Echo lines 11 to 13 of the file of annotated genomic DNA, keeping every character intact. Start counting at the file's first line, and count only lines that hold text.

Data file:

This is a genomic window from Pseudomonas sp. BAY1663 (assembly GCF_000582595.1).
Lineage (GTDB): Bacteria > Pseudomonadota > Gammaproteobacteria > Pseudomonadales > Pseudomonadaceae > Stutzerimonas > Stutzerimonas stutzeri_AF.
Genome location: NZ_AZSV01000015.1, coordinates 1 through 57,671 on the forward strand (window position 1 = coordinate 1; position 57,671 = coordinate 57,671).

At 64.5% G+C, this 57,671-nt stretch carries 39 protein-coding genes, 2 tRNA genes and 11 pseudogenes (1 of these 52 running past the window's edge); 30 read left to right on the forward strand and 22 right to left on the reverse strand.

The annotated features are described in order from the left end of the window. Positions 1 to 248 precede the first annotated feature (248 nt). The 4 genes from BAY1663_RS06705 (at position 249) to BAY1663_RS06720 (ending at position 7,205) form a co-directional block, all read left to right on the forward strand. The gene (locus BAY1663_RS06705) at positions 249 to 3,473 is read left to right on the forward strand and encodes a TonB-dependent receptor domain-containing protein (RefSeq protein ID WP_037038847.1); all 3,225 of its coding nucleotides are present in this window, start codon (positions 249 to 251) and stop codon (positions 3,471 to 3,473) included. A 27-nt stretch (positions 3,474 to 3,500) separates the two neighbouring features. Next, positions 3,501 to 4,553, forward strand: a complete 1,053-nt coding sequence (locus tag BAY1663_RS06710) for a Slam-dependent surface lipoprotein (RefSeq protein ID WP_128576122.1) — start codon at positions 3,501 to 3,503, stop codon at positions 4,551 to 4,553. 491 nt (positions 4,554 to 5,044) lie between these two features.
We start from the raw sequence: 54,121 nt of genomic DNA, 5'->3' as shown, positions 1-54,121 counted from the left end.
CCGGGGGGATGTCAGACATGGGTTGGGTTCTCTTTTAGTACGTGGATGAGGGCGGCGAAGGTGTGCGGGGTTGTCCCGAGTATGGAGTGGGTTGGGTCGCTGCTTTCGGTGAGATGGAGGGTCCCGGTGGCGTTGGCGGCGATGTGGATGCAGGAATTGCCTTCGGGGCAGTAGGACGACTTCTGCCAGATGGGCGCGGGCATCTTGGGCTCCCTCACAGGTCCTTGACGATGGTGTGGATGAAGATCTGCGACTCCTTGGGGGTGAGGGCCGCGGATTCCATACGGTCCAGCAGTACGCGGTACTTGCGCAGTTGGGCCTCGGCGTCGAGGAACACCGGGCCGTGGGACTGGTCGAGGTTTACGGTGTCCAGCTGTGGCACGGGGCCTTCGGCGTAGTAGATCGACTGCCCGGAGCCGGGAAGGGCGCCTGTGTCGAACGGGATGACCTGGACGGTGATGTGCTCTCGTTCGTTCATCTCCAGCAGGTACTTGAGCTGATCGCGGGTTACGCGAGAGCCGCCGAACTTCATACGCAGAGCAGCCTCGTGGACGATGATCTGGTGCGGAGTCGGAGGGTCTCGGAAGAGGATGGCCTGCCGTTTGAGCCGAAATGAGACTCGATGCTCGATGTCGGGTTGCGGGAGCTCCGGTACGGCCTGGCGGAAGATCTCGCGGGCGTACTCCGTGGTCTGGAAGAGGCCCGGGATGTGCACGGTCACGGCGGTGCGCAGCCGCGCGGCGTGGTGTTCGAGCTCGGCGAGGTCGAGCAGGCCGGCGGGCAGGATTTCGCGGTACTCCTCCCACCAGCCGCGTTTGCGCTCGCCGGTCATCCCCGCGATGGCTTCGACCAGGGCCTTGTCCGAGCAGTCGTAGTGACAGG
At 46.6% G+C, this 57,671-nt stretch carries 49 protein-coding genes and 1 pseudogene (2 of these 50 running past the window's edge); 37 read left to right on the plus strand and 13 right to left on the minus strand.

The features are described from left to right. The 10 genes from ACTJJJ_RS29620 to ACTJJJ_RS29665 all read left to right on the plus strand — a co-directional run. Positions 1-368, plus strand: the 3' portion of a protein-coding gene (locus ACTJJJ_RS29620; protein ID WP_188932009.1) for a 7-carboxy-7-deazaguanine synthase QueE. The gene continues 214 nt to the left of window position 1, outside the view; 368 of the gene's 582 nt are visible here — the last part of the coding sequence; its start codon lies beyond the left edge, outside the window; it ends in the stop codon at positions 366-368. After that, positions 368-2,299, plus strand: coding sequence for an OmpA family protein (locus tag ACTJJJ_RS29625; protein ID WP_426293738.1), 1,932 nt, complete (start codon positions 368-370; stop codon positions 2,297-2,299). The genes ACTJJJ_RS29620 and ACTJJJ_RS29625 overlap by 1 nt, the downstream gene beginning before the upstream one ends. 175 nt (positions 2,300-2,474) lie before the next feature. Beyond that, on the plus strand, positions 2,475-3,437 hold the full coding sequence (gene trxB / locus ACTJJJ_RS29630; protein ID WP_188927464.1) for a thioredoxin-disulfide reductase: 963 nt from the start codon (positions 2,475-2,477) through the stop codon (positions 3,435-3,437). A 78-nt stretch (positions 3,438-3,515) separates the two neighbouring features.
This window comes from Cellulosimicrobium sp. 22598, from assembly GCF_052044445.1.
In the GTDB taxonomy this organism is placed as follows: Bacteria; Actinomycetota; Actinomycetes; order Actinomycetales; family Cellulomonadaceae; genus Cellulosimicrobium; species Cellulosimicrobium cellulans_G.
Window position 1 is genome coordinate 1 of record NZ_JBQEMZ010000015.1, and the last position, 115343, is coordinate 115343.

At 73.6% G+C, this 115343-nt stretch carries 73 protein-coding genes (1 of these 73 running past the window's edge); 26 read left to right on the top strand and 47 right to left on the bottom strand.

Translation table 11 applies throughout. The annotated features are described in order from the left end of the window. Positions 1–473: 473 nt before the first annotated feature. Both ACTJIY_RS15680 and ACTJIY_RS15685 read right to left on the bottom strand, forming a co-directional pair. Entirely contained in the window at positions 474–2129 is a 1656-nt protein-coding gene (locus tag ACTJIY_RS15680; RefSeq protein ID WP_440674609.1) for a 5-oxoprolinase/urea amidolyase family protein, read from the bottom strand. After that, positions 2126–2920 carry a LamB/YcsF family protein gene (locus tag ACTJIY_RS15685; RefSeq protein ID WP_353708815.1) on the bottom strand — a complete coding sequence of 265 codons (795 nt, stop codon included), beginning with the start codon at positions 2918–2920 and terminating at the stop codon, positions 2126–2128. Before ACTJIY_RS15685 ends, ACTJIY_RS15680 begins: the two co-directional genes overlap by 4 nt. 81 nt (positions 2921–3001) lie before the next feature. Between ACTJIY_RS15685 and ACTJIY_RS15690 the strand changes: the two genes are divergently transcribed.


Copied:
In the GTDB taxonomy this organism is placed as follows: Bacteria; Actinomycetota; Actinomycetes; order Actinomycetales; family Cellulomonadaceae; genus Cellulosimicrobium; species Cellulosimicrobium cellulans_G.
Window position 1 is genome coordinate 1 of record NZ_JBQEMZ010000015.1, and the last position, 115343, is coordinate 115343.

At 73.6% G+C, this 115343-nt stretch carries 73 protein-coding genes (1 of these 73 running past the window's edge); 26 read left to right on the top strand and 47 right to left on the bottom strand.